Telecare — a choice between safety and violating privacy?
Thanks to technological development, more and more solutions that enable the monitoring of the elderly, dependent or those living alone are available on the market. The more we care about their safety, the more we violate their privacy. Where do we draw the line? Is telecare a cure for loneliness?
We live in an aging society. The elderly and those who live alone generally have two options: either to live in single-person households, or to be taken into the care of family, living together with their children and grandchildren. However, because of the fast pace of living, even that second option might not be a beneficial solution to them, as in spite of living with relatives they spend their time mostly alone when the caregivers are at work, at school, shopping or performing other duties. In this case telecare can act as a placebo that ensures that despite actual solitude, someone is constantly watching over the elderly and is ready to help in case something goes wrong.
Remote technology as support for a caregiver
At Sensinum we are constantly looking for new technological solutions that enable caregivers to remotely monitor their dependents. We test apps and modern facilities designed for the elderly. At the same time we are trying to verify our own ideas to develop an “electronic guardian” — a computer system that comprehensively improves the health care sector in the field of telecare. Particular attention is being paid to the utility of the product, intuitive UI and the privacy of those monitored.
There are now many modern devices that can effectively assist the health sector with telecare and their purpose is always the same: calling for help in emergency situations. The solutions offered by this industry are constantly being developed and refined. There are tools for automatic monitoring of vital parameters such as heart rate or breathing that are able to send a signal immediately when it detects a life-threatening situation. The elderly or sick may also independently call for assistance through the “life buttons” worn by them in the form of a watch or pendant. A special database contains information about past illnesses, about prescribed medications and people who should be informed in the case of an emergency. Another, similar device that can request help immediately is a fall-sensor that activates when someone wearing it faints or falls down and is not able to stand up on their own.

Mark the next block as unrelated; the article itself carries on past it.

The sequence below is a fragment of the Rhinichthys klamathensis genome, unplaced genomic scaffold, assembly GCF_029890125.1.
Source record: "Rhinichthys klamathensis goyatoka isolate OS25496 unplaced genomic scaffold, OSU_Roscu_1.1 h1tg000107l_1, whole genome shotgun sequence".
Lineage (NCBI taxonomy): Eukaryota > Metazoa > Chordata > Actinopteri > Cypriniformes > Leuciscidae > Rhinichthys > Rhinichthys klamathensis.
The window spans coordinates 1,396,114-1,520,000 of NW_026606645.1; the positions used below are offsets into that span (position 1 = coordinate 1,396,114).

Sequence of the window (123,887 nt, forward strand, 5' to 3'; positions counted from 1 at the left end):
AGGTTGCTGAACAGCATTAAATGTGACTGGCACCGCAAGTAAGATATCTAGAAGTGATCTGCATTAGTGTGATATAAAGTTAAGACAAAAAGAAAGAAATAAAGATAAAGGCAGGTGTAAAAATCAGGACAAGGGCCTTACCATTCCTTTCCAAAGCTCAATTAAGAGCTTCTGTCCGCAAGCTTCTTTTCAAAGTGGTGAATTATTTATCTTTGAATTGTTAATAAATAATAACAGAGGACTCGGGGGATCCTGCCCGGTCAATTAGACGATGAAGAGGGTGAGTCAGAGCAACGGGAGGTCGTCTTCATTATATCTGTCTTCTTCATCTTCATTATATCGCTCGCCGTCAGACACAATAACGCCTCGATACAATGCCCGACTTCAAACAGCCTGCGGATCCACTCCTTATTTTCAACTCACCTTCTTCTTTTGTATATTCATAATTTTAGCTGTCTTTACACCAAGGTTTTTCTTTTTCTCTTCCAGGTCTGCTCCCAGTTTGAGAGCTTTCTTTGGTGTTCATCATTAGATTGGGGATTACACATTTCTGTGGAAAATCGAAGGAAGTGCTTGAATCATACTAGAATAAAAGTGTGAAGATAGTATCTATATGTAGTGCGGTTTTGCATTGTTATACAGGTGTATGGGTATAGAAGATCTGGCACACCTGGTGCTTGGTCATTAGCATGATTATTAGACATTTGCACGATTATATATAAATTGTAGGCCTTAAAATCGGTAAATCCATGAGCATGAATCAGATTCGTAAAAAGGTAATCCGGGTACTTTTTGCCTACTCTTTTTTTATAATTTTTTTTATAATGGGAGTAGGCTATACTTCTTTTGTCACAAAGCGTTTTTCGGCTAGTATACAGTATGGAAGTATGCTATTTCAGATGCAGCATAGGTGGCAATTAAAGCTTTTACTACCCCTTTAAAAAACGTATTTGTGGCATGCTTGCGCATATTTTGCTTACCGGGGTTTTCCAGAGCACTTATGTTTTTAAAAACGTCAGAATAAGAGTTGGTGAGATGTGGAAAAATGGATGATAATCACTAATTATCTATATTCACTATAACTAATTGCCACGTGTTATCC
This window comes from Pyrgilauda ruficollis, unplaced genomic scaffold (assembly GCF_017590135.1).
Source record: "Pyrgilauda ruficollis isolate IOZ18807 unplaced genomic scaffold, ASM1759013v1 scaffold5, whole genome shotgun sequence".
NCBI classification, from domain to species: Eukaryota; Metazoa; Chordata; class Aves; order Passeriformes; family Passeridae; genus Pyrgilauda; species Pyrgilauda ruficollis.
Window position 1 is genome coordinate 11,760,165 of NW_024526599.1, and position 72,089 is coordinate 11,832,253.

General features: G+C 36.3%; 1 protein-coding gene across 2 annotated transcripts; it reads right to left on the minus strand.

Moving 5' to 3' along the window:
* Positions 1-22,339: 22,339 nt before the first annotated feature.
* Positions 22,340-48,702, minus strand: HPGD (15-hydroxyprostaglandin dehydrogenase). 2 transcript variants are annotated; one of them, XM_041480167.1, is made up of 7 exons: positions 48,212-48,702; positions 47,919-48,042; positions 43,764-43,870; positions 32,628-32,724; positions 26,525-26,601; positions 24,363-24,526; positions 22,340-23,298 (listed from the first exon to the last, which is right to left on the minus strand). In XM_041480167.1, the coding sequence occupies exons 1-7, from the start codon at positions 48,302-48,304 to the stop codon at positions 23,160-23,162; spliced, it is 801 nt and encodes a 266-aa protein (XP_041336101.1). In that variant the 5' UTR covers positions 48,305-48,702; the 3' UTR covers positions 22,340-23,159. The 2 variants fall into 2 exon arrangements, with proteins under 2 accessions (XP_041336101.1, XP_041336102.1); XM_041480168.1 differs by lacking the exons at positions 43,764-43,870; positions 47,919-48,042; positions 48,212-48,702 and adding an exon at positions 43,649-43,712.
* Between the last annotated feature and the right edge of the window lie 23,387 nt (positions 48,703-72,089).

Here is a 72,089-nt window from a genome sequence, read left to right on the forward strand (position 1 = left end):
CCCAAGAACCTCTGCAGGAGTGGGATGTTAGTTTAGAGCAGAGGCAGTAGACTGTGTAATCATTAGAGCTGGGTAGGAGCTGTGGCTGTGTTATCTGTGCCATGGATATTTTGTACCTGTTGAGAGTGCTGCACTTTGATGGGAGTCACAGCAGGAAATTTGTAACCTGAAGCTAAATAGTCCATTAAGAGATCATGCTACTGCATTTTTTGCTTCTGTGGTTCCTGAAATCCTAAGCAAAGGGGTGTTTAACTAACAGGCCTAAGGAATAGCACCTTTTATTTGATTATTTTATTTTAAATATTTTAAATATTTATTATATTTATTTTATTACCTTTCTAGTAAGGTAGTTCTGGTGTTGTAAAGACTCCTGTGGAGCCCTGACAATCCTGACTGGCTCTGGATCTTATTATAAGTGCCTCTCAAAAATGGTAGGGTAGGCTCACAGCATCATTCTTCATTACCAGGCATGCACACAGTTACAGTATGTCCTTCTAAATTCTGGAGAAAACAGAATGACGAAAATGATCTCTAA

Statistics show that life-threatening situations very often occur in bathrooms — by using beacons we are now able to locate individuals who stay too long in a given room. Also, patients with Alzheimer’s disease and senile dementia can become safer thanks to geolocation technology. Thanks to automatic alarms that signal when a person leaves a particular zone, caregivers instantly know when their dependent gets lost and a proper service helps them to find the missing person — it can indicate the current position and a history of their location.
Our homes are becoming more and more safe not only by the already widely used smoke detectors. Due to the automation of household appliances, we can detect a situation in which, for example, someone forgot to turn off the iron. There are also remote door-opening systems, therefore a person in the vicinity of our house or apartment will be able to enter it, see what happened and react accordingly.
Technology is not everything
Smart devices are already a big step in improving the safety of the elderly and sick. Pushing a button to call for help or to trigger an alarm, however, is not enough. It is necessary to respond properly to all requests, as it happens in the case of calling for an ambulance. For this purpose it is necessary to build monitoring centers that will coordinate the provision of assistance by all services that telecare consists of, from medical transportation and municipal police to the caregivers, neighbors and volunteers. Operators in the centers will have to respond rapidly to the needs of people in distress, inform the family and call the appropriate emergency services as well as provide any data on the people being rescued. A well-organized telecare system can save a lot of lives!
Methods of telecare financing and necessary legal changes
A significant problem that prevents the widespread usage of telecare is the lack of good methods of financing. In 2014 a draft law on aid to dependent people was developed, but this is only the beginning of much needed, long-term changes in this area. There has been no final decision yet as to whether telecare will be funded from a local government unit’s budget or be available “on demand”, such as in Sweden. Unfortunately, in Poland any device that may assist in caring for the elderly still has to be financed independently by the dependents or by the people that look after them.
Telecare — a fine line between safety and violating privacy
There is no doubt that the technological progress that allows us to monitor the elderly and dependents significantly improves their safety, but does it violate their privacy? The answer is no, if these solutions are responding only to life-threatening situations and the monitored person does not feel observed 24/7. The problem therefore lies not in the telecare itself, but in the way it is conducted and how the data collected are used.